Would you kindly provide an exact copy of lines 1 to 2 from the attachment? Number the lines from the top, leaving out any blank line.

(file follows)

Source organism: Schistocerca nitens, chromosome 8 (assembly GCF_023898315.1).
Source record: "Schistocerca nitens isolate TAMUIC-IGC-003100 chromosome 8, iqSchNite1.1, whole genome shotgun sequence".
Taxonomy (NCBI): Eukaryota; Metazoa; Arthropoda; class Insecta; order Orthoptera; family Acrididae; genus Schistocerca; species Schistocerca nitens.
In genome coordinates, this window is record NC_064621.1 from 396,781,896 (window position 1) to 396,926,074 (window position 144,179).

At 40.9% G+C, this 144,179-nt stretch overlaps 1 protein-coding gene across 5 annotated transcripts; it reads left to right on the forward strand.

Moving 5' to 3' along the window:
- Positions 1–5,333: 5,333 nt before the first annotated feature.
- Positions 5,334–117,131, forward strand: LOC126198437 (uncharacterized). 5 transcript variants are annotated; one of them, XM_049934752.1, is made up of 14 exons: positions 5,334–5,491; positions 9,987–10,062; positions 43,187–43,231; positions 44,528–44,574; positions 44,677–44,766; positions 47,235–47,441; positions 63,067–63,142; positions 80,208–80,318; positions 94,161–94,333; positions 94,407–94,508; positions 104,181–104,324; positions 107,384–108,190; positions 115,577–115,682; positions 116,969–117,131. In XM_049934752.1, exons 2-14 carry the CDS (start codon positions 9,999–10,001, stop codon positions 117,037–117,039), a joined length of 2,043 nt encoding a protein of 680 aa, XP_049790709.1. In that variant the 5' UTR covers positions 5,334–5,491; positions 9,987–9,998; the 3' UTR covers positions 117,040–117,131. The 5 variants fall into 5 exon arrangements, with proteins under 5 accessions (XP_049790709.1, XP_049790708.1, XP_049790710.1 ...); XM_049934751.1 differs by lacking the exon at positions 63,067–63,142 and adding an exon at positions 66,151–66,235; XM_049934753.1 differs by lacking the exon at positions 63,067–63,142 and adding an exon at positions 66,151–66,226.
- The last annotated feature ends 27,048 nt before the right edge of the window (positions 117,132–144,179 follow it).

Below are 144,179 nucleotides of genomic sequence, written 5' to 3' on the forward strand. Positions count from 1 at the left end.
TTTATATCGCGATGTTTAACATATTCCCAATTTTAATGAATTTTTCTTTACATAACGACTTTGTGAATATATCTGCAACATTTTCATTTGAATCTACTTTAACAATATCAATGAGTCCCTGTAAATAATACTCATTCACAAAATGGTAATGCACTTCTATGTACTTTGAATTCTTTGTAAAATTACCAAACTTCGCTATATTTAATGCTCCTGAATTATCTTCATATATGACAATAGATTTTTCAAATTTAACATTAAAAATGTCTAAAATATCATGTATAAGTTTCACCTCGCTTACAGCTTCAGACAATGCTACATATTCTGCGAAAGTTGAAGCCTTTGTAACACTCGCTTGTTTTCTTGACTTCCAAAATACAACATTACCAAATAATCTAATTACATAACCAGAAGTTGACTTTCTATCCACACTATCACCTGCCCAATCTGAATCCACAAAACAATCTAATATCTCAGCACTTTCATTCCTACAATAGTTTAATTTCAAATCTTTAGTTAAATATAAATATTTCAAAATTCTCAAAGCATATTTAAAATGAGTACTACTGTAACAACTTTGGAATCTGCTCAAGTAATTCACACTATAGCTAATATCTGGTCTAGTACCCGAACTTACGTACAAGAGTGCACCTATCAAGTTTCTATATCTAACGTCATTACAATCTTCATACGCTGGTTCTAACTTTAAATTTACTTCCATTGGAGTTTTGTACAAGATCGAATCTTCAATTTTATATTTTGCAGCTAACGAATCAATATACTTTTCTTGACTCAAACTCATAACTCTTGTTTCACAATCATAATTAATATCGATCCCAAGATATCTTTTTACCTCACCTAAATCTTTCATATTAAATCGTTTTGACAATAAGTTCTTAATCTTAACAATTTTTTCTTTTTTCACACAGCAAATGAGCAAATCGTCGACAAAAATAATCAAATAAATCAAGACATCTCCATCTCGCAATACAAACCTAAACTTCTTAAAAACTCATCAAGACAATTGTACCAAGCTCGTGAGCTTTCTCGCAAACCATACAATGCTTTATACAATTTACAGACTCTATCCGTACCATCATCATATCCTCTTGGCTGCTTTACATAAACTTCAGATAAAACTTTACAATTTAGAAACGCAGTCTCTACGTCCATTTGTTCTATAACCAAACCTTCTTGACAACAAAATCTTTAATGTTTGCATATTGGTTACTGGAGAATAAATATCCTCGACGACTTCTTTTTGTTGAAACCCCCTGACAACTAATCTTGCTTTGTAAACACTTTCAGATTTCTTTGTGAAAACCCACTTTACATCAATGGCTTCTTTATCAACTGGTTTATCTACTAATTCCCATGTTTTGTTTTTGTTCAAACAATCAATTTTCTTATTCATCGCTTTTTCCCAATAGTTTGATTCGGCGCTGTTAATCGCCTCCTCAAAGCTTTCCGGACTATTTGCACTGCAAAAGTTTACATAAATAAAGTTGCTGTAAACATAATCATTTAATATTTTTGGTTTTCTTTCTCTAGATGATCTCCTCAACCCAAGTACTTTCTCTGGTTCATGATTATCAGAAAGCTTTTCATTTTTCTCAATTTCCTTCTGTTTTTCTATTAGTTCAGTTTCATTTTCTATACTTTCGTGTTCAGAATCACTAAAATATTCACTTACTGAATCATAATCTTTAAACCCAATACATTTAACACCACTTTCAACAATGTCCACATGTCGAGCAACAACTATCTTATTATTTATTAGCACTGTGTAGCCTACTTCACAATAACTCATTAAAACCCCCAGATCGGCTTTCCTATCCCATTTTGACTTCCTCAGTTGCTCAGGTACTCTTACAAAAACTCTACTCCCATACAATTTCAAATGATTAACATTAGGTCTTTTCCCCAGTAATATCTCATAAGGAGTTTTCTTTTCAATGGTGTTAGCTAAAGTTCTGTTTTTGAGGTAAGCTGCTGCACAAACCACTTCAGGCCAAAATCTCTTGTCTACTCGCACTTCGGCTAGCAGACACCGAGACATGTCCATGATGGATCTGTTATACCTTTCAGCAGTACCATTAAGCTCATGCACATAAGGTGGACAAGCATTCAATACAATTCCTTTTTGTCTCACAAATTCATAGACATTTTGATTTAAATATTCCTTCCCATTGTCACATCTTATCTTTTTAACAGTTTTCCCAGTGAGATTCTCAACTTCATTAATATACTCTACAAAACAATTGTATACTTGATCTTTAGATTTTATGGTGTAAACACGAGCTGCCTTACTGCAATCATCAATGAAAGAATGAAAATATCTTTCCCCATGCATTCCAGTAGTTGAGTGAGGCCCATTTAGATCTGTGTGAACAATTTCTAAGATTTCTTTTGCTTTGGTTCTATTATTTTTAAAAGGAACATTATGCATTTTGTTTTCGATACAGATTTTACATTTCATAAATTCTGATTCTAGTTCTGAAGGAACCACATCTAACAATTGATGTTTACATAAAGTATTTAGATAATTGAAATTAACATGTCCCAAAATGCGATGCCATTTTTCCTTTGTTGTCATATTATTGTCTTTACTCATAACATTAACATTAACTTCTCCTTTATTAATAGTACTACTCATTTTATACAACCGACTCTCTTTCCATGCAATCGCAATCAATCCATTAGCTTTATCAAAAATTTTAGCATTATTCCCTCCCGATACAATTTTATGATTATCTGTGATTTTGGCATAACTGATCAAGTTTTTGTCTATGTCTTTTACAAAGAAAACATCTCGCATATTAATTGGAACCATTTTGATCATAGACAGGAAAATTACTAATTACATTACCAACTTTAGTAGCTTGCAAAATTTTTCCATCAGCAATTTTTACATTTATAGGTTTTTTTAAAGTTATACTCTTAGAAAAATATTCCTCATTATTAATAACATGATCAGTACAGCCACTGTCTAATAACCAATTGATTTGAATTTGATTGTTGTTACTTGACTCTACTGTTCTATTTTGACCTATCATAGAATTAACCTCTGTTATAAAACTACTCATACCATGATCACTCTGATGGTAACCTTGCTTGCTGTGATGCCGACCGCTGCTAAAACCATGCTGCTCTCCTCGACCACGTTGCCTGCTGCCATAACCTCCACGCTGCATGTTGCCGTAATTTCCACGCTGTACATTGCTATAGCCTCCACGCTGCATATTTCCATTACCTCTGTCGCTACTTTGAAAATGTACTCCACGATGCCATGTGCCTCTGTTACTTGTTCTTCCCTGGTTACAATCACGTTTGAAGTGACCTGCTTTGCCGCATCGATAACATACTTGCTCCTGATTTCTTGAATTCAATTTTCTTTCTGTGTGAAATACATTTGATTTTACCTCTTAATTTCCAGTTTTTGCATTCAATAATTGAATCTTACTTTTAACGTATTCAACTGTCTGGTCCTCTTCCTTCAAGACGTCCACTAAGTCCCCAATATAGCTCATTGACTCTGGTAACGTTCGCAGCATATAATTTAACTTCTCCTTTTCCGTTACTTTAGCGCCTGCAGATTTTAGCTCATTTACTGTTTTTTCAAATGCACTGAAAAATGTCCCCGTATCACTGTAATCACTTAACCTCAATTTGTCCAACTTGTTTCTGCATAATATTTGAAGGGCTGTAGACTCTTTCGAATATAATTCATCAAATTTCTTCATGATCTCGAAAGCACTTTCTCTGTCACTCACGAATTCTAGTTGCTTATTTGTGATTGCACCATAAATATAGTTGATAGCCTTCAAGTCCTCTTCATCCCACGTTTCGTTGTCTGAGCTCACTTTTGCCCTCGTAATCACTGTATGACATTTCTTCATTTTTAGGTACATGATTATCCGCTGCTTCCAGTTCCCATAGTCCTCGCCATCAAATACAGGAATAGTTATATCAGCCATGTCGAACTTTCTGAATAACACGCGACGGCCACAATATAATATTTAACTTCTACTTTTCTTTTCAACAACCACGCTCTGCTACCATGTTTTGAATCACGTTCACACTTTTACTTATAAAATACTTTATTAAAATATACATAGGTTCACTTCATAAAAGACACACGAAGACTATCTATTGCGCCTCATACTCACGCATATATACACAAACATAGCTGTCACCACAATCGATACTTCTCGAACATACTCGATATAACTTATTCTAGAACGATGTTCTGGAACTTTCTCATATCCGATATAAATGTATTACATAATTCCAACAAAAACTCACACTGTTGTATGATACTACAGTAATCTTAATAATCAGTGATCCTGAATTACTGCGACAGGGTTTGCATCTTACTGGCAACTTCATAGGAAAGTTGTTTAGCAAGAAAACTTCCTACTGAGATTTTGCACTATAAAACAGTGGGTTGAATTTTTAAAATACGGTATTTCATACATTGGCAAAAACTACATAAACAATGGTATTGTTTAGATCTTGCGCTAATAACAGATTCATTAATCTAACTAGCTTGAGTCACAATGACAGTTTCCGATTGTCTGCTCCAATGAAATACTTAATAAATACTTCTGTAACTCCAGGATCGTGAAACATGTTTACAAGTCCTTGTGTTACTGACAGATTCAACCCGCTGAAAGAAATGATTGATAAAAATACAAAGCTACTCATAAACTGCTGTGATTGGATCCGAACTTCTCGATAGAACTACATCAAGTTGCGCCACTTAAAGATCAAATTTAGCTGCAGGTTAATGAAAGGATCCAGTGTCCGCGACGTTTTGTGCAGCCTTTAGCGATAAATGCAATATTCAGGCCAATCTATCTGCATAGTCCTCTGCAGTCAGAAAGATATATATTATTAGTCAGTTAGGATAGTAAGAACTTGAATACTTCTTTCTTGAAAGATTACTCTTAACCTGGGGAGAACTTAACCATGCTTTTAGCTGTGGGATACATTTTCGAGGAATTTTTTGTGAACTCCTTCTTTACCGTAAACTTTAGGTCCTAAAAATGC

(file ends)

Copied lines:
Source organism: Schistocerca nitens, chromosome 8 (assembly GCF_023898315.1).
Source record: "Schistocerca nitens isolate TAMUIC-IGC-003100 chromosome 8, iqSchNite1.1, whole genome shotgun sequence".